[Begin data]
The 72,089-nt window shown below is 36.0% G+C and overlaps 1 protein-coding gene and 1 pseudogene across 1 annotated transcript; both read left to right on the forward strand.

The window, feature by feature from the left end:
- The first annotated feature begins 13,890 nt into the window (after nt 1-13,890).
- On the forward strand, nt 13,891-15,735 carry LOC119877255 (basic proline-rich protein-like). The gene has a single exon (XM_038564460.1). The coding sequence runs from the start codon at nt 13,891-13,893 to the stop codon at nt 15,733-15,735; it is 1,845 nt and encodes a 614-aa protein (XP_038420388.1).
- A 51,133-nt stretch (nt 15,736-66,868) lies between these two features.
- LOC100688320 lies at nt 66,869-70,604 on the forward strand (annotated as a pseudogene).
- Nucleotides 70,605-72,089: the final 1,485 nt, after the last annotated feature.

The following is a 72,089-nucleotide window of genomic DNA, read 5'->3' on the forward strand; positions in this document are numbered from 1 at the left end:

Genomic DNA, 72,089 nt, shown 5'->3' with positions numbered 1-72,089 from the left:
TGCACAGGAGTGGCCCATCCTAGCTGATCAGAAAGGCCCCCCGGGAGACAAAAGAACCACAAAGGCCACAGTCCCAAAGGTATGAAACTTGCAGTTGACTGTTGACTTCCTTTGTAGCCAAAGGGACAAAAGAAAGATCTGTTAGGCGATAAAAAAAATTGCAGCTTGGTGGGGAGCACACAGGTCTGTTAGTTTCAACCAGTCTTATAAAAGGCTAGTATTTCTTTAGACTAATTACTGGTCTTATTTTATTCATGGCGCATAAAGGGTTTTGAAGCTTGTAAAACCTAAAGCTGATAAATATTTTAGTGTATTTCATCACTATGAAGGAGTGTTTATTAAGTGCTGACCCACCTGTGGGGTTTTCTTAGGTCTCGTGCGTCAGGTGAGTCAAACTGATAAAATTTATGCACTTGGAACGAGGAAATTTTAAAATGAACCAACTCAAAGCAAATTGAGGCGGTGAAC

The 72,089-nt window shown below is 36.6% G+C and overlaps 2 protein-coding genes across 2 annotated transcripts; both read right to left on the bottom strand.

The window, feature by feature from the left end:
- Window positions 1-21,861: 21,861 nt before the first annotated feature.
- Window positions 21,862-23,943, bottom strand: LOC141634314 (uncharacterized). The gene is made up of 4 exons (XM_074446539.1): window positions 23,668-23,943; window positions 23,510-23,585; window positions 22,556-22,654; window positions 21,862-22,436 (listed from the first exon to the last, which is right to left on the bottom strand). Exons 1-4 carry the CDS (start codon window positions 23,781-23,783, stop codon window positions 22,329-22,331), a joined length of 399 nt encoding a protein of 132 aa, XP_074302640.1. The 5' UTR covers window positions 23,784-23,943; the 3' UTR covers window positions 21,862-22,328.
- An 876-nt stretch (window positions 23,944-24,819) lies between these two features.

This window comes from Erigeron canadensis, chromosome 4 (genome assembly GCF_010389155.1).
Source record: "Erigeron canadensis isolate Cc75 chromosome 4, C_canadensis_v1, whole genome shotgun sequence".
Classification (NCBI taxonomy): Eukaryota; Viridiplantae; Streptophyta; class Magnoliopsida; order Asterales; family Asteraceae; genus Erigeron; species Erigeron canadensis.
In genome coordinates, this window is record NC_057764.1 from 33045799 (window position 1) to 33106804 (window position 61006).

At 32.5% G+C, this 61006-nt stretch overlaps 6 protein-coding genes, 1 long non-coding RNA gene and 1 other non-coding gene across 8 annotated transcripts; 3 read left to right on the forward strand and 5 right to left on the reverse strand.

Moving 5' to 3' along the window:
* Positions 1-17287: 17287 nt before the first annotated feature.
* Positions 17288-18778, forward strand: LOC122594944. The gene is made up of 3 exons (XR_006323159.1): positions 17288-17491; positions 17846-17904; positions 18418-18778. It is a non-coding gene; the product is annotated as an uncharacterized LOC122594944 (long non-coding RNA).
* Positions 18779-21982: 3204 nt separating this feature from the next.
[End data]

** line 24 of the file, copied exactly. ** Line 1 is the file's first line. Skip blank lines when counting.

* Positions 18779-21982: 3204 nt separating this feature from the next.